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, 69 (4), 415-23

Duration of Immunity Following Immunization With Live Measles Vaccine: 15 Years of Observation in Zhejiang Province, China

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Duration of Immunity Following Immunization With Live Measles Vaccine: 15 Years of Observation in Zhejiang Province, China

B Dai et al. Bull World Health Organ.

Abstract

The duration of immunity following measles vaccination of 2882 immunized children has been investigated in a closed region of China for 15 years. A total of 1002 of the children were treated as primary immunization subjects, and 1547 as reimmunization subjects. These two cohorts were not in contact with known wild measles virus over the whole observation period, and the results obtained probably reflected the antibody responses to measles vaccine alone. The remaining 333 vaccinees came into contact with wild measles virus, and this permitted evaluation of the protective effect of the measles vaccines tested: 4 children experienced very mild clinical measles, and 329 experienced subclinical infection, including 12 who had had undetectable haemagglutination-inhibition antibodies for 9-10 years. These results indicate that the immunity induced by successful primary immunization may persist for at least 15 years. Within this period, a second dose of vaccine only induces low antibody responses which decrease rapidly to their original levels. This provides strong evidence that the immunity produced by primary immunization is long-lasting. However, there were some indications that reimmunization might produce better effects if live attenuated measles virus were used with a longer interval between doses.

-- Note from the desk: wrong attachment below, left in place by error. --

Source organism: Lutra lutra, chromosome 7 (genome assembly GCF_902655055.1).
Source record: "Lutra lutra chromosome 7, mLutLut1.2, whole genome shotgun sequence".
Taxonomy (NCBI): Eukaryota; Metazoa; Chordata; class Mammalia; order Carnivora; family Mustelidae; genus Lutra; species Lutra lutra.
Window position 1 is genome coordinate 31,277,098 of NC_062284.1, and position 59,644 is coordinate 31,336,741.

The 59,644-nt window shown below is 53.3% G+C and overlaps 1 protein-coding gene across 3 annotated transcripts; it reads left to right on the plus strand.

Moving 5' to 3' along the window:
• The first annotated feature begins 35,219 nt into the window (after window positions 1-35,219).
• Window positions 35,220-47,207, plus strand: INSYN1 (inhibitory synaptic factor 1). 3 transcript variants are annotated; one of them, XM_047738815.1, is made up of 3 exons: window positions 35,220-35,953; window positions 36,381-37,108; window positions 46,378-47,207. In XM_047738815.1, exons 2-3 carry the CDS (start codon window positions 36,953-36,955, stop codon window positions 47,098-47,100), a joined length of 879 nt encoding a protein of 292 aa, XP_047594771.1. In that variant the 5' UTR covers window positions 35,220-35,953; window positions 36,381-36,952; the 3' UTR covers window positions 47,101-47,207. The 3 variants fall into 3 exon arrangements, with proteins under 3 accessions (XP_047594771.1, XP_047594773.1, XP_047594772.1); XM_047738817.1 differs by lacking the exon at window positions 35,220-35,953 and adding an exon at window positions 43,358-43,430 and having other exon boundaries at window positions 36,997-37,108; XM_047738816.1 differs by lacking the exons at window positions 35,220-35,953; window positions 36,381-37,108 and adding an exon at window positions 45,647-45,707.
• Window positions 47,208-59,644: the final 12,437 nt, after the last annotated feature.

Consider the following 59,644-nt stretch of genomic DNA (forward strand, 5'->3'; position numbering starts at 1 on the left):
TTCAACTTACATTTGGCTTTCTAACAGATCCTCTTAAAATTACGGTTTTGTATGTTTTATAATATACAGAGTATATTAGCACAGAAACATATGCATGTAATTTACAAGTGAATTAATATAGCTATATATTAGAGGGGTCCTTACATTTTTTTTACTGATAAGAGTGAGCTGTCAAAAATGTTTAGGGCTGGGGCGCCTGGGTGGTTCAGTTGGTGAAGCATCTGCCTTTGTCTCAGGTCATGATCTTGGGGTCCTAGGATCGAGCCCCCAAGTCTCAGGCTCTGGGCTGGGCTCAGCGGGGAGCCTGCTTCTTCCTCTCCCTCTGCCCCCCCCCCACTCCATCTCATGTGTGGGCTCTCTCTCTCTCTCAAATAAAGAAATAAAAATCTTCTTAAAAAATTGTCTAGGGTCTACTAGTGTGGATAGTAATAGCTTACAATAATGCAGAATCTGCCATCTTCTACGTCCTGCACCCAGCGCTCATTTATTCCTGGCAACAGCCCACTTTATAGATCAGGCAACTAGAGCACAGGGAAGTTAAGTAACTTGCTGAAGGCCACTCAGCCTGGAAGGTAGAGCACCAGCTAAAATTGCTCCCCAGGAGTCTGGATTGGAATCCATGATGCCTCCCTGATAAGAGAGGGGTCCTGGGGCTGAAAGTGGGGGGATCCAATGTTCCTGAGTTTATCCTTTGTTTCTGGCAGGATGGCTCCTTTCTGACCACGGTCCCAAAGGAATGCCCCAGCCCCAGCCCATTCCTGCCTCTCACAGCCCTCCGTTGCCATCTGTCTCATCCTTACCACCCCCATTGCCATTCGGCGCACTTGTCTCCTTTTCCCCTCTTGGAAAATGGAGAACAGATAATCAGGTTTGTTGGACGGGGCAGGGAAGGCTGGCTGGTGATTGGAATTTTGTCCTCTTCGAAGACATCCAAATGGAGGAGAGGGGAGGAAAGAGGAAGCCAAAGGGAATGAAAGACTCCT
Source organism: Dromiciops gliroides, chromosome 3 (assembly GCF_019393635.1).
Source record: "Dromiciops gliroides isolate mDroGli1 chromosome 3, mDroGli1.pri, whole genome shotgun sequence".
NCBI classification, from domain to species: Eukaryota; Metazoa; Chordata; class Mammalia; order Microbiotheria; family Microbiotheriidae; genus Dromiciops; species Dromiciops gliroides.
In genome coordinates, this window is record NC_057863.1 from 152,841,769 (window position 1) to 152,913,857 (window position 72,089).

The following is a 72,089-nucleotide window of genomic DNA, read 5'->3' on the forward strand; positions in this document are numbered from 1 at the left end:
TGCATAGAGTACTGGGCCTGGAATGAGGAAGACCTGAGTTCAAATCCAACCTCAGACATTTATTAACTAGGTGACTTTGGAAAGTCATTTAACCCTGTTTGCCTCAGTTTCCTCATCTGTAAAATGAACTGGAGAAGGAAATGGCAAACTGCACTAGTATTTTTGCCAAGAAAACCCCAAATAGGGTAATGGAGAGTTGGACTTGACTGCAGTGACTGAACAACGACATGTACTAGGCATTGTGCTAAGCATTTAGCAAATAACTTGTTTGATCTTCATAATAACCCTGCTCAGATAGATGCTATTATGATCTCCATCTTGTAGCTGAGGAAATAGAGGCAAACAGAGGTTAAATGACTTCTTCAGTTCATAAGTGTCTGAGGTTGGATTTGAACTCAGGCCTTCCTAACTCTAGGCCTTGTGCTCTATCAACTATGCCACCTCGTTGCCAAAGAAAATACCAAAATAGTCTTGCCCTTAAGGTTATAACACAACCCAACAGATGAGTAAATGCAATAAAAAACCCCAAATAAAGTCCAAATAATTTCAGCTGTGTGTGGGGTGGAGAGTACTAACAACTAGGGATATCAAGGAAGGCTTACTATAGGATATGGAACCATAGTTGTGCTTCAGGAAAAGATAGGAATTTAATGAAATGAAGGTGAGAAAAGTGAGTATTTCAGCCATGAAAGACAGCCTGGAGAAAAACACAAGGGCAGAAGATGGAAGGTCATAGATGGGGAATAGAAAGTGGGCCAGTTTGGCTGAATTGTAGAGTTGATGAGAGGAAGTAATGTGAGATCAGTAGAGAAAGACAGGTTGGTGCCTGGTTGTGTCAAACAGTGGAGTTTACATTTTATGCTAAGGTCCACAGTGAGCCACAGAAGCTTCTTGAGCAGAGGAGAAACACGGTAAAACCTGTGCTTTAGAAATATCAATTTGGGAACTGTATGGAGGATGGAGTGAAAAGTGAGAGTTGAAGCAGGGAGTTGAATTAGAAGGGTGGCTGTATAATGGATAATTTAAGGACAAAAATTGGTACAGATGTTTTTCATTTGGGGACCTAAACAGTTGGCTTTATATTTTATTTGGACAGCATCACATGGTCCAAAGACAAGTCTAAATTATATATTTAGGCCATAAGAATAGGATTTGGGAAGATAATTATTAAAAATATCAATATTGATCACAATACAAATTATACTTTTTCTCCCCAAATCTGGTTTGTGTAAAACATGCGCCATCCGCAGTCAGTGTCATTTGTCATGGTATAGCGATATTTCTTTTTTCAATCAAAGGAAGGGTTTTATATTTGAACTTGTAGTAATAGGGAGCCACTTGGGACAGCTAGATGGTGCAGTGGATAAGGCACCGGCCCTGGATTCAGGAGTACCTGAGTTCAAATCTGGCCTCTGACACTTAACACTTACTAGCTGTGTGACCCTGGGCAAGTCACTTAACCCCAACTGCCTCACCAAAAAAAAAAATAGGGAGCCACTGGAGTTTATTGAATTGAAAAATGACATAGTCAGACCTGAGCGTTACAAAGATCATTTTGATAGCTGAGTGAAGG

PIP: The duration of immunity following measles vaccination of 2882 immunized children has been investigated in a closed region of China for 15 years. A total of 1002 children were treated as primary immunization subjects, and 1547 as reimmunization subjects. These 2 cohorts had no contact with known wild measles virus over the entire observation period, and the results obtained probably reflected the antibody responses to measles vaccine alone. The remaining 333 vaccines came into contact with wild measles virus, and this allowed for the evaluation of the protective effect of the measles vaccines tested. 4 children experienced very mild clinical measles and 329 experienced subclinical infection, including 12 who had had undetectable hemagglutination-inhibition antibodies for 9-10 years. These results indicate that the immunity induced by successful primary immunization may persist for at least 15 years. Within this period of time, a 2nd dose of vaccine only induces low antibody responses which decreases rapidly to their original levels. This demonstrates strong evidence that the immunity produced by primary immunization is long lasting. However, there were indications that reimmunization might produce better results if live attenuated measles virus were used with a longer interval between doses.

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